Figure 1. Dendrogram obtained from Bayesian analyses of the combined dataset of COI mtDNA and the 28S rRNA.

Asterisks correspond to nodes with posterior probabilities (PP) obtained from BA analysis and bootstrap values obtained from ML analysis that are higher than 0.90 and 50%, respectively. (modified from [7]).

One of the most striking feature discovered with these ‘extreme’ environments is symbiotic interactions with chemosynthetic bacteria [8], interpreted as a key adaptation of bathymodioline mussels to the particular environmental conditions of deep-sea vents and seeps. In Bathymodiolus s.s., chemosynthetic bacteria use reduced compounds such as hydrogen sulphide (H2S) and/or methane (CH4) to gain energy and for carbon fixation from dissolved CO2 or methane providing a source of carbon to their host [8]. Most species within Bathymodiolus s.s. have both sulphur- and methane-oxidising symbionts, (e.g. [9]). Hydrogen was also recently shown to be an additional energy source for the sulphur-oxidising symbionts of Bathymodiolus (s.s.) puteoserpentis [10]. In all species, bacteria are located within the gill epithelial cells suggesting a tight relationship between metazoan and bacterial partners. Moreover for several Bathymodiolus s.s. species, the digestive tract is reduced [11][15] and it has been hypothesized that filter-feeding plays only a minor role in the diet compared to the food supply offered by their symbionts, especially in deeper-dwelling species.

By contrast, for the small species within the sister lineage of Bathymodiolus s.s, data about symbiosis are only available for two cold seep species (Idas modiolaeformis: [16], [17]; I. macdonaldi: [9]) and for three species associated with organic remains (Idas washingtonius on whale bone: [18][20]; Idas sp. D on wood falls: [8] and Idas sp. C on both wood and bone: [21]). Located on gills, symbiotic bacteria are intracellular in I. washingtonius and I. macdonaldi but extracellular for I. sp. D and I. sp. C. Up to six different bacteria were observed in the gills of the seep species I. modiolaeformis [16], [17], meanwhile other species seem to harbour only sulphur-oxidisers. No data are available concerning the anatomy of the digestive tracts of Idas species.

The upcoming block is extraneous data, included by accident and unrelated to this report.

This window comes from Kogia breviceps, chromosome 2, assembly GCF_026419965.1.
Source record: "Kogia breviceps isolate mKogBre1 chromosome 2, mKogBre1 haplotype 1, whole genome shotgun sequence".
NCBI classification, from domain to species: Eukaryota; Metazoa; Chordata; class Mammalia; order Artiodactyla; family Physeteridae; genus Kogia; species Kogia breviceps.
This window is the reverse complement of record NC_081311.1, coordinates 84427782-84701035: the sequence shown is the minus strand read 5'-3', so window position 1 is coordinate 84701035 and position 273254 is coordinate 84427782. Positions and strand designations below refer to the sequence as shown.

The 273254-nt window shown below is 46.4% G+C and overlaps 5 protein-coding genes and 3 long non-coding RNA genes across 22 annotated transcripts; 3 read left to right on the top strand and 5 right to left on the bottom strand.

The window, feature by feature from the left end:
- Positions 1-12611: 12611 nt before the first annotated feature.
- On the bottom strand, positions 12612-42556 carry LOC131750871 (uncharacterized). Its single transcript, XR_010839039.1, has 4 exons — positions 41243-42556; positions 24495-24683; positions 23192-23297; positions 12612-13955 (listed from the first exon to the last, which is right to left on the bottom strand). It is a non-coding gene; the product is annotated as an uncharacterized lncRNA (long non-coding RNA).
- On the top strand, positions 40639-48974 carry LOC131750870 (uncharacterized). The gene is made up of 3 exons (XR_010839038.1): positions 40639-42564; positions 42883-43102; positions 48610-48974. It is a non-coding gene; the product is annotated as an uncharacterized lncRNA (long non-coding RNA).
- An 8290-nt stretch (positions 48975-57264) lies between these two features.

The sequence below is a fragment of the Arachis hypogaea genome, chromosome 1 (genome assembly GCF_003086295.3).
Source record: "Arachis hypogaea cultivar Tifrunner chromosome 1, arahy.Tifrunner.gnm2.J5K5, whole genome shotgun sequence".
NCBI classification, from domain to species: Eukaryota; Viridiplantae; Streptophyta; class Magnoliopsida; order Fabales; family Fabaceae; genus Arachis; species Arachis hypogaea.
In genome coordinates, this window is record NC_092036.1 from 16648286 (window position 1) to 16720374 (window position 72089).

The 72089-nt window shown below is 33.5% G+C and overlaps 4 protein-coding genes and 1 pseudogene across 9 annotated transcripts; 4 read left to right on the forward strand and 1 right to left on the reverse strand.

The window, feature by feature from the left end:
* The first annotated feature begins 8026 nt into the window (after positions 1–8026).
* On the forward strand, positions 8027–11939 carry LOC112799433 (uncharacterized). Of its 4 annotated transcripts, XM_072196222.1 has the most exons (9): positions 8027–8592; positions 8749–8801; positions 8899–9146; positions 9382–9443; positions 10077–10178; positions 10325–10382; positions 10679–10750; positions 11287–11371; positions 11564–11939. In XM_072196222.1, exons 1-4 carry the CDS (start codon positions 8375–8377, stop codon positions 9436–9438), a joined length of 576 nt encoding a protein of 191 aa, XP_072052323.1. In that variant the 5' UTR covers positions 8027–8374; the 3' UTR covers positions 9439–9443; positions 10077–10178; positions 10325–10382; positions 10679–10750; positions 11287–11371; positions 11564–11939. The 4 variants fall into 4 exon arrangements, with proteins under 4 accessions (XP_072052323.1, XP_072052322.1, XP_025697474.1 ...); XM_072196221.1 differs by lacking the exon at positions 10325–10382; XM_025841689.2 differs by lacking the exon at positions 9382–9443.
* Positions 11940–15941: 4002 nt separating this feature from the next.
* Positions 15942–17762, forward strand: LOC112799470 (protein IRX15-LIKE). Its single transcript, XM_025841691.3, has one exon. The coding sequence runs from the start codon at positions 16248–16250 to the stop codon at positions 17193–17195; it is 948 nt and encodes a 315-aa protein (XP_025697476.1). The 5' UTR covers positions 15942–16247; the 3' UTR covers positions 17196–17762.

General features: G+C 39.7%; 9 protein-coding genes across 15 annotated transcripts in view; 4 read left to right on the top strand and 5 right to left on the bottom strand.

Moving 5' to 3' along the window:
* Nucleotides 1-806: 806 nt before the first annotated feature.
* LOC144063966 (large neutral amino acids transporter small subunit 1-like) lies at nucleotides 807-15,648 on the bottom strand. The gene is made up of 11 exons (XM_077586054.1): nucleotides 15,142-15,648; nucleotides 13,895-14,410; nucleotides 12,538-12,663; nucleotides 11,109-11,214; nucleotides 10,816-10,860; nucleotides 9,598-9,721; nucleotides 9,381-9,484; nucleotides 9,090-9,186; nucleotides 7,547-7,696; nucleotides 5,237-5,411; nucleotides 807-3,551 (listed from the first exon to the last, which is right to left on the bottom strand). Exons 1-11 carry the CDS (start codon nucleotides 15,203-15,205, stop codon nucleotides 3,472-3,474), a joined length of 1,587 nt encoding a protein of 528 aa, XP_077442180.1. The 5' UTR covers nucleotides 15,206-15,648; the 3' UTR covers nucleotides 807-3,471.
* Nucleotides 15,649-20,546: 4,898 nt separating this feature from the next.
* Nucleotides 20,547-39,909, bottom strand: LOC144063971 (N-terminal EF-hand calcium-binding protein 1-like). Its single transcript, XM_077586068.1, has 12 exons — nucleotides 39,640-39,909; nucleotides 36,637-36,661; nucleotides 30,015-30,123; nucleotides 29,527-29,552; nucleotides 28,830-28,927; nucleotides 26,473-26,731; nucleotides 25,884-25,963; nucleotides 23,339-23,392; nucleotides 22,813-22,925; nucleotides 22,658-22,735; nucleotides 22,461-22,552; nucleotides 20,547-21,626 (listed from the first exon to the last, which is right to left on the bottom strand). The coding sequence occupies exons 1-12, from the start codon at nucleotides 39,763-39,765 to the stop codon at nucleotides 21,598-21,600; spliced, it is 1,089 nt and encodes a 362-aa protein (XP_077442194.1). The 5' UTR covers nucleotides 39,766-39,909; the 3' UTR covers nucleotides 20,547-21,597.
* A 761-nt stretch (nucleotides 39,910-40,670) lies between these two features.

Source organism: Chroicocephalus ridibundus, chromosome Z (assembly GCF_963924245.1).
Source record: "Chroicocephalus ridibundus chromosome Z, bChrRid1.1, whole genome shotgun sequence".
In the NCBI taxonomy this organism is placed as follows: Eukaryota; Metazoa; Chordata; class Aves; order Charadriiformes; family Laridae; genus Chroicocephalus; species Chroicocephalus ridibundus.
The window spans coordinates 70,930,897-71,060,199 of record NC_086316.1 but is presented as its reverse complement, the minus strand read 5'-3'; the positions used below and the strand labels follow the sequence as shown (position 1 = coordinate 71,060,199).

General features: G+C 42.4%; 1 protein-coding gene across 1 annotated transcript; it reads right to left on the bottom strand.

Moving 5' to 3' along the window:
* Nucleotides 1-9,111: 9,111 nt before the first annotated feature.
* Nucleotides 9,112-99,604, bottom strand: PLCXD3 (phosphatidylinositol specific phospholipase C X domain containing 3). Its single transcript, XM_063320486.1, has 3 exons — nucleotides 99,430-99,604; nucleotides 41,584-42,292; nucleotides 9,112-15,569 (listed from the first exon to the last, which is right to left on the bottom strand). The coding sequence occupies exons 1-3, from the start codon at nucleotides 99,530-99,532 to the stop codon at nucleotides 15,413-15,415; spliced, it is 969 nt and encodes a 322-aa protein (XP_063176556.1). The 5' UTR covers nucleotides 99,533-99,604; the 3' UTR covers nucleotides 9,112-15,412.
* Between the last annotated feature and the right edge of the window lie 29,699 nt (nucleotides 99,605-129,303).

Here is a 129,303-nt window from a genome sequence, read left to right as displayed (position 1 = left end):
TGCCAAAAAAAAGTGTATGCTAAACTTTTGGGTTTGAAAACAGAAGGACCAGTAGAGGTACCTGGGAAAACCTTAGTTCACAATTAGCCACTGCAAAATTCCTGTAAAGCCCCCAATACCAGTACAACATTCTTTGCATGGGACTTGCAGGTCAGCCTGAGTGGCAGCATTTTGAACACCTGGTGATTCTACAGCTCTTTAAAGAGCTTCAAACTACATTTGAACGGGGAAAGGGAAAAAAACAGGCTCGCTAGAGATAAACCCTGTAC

Larval dispersal is a key issue for understanding the evolutionary success of specialized species, because hydrothermal vents and cold seeps are patchily distributed over large distances [22]. In bivalves, larval dispersal capability can be inferred, to a certain extent, from larval shell morphology. Indeed since the size of the prodissoconch I and of the oocyte are correlated, the size of the prodissosconch II relative to that of the prodisoconch I is indicative of the time spent in plankton by larvae [23]. Most bathymodioline species are considered planktotrophic because of their small egg size and prodissoconch morphology. Moreover, evidence for long-distance dispersal is available for several Bathymodiolus s.s. species [24][27]. The distribution of organic falls is patchy, but accumulations of vegetal remains are predictably found in the vicinity of tropical islands [28]. Several species associated with wood falls can also prosper on animal remains [7]. Thus, animal remains (notably the carcasses of large marine vertebrates), although not predictably located, are spread throughout the sea floor [29] and may constitute steps for dispersal among distant locations.

No study has yet documented population connectivity patterns among mussels associated with organic remains. We selected the species Idas iwaotakii to initiate such studies. This species was frequently sampled during the cruises of the Tropical Deep-sea Benthos program [28]. It has been found mainly on wood susbtrates, but also occurs on turtle bones [7]. It is distributed throughout the south-western Pacific. I. iwaotakii is divided into two genetic lineages [7], [30]. While the first has only been found in Japan and the Philippines, the second was found throughout the Western Pacific (sampled in Japan, Vanuatu and New Caledonia).

To document connectivity patterns in I. iwaotakii, we describe larval development and morphology of prodissoconchs and infer the genetic structure of populations at different geographic scales considering two environmental factors (depth and organic substrate type). We describe the bacteria associated with the gill tissue and describe the structure of the digestive tract to infer the nature of its diet. We also re-evaluate the evolutionary significance of features often presented as adaptation to extreme environments by comparing the biological features revealed here with those available for other species within the same clade (I. modiolaeformis, I. macdonaldi and I. washingtonius) or for species of Bathymodiolus s.s.

Materials and Methods